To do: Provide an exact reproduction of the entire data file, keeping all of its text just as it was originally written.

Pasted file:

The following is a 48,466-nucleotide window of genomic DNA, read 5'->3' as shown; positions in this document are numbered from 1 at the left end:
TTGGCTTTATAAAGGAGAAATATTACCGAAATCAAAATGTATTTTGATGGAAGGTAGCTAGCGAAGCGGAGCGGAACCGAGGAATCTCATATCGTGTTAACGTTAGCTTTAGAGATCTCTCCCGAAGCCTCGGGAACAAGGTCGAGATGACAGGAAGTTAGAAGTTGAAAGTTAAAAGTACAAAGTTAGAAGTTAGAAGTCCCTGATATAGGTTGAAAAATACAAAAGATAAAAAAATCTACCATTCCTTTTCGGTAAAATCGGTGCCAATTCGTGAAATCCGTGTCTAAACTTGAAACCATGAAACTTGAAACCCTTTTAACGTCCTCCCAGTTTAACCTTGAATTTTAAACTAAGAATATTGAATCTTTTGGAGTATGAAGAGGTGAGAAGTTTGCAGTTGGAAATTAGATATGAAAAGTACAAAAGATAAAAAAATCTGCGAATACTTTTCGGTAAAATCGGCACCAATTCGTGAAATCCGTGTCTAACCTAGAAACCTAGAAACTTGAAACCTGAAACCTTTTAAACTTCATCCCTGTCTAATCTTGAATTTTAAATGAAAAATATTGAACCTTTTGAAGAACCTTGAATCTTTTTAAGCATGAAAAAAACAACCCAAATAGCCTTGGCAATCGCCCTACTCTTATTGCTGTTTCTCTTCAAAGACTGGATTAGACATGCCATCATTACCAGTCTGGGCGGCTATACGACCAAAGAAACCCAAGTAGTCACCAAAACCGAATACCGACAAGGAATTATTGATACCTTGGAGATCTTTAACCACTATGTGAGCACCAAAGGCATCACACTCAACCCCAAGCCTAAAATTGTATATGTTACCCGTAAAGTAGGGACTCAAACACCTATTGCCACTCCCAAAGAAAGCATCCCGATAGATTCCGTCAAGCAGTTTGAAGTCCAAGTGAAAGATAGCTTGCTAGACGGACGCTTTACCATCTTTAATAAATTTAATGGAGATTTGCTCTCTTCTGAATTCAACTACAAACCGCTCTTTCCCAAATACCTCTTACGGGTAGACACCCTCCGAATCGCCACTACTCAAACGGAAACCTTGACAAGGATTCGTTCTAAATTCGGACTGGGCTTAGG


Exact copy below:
The following is a 48,466-nucleotide window of genomic DNA, read 5'->3' as shown; positions in this document are numbered from 1 at the left end:
TTGGCTTTATAAAGGAGAAATATTACCGAAATCAAAATGTATTTTGATGGAAGGTAGCTAGCGAAGCGGAGCGGAACCGAGGAATCTCATATCGTGTTAACGTTAGCTTTAGAGATCTCTCCCGAAGCCTCGGGAACAAGGTCGAGATGACAGGAAGTTAGAAGTTGAAAGTTAAAAGTACAAAGTTAGAAGTTAGAAGTCCCTGATATAGGTTGAAAAATACAAAAGATAAAAAAATCTACCATTCCTTTTCGGTAAAATCGGTGCCAATTCGTGAAATCCGTGTCTAAACTTGAAACCATGAAACTTGAAACCCTTTTAACGTCCTCCCAGTTTAACCTTGAATTTTAAACTAAGAATATTGAATCTTTTGGAGTATGAAGAGGTGAGAAGTTTGCAGTTGGAAATTAGATATGAAAAGTACAAAAGATAAAAAAATCTGCGAATACTTTTCGGTAAAATCGGCACCAATTCGTGAAATCCGTGTCTAACCTAGAAACCTAGAAACTTGAAACCTGAAACCTTTTAAACTTCATCCCTGTCTAATCTTGAATTTTAAATGAAAAATATTGAACCTTTTGAAGAACCTTGAATCTTTTTAAGCATGAAAAAAACAACCCAAATAGCCTTGGCAATCGCCCTACTCTTATTGCTGTTTCTCTTCAAAGACTGGATTAGACATGCCATCATTACCAGTCTGGGCGGCTATACGACCAAAGAAACCCAAGTAGTCACCAAAACCGAATACCGACAAGGAATTATTGATACCTTGGAGATCTTTAACCACTATGTGAGCACCAAAGGCATCACACTCAACCCCAAGCCTAAAATTGTATATGTTACCCGTAAAGTAGGGACTCAAACACCTATTGCCACTCCCAAAGAAAGCATCCCGATAGATTCCGTCAAGCAGTTTGAAGTCCAAGTGAAAGATAGCTTGCTAGACGGACGCTTTACCATCTTTAATAAATTTAATGGAGATTTGCTCTCTTCTGAATTCAACTACAAACCGCTCTTTCCCAAATACCTCTTACGGGTAGACACCCTCCGAATCGCCACTACTCAAACGGAAACCTTGACAAGGATTCGTTCTAAATTCGGACTGGGCTTAGG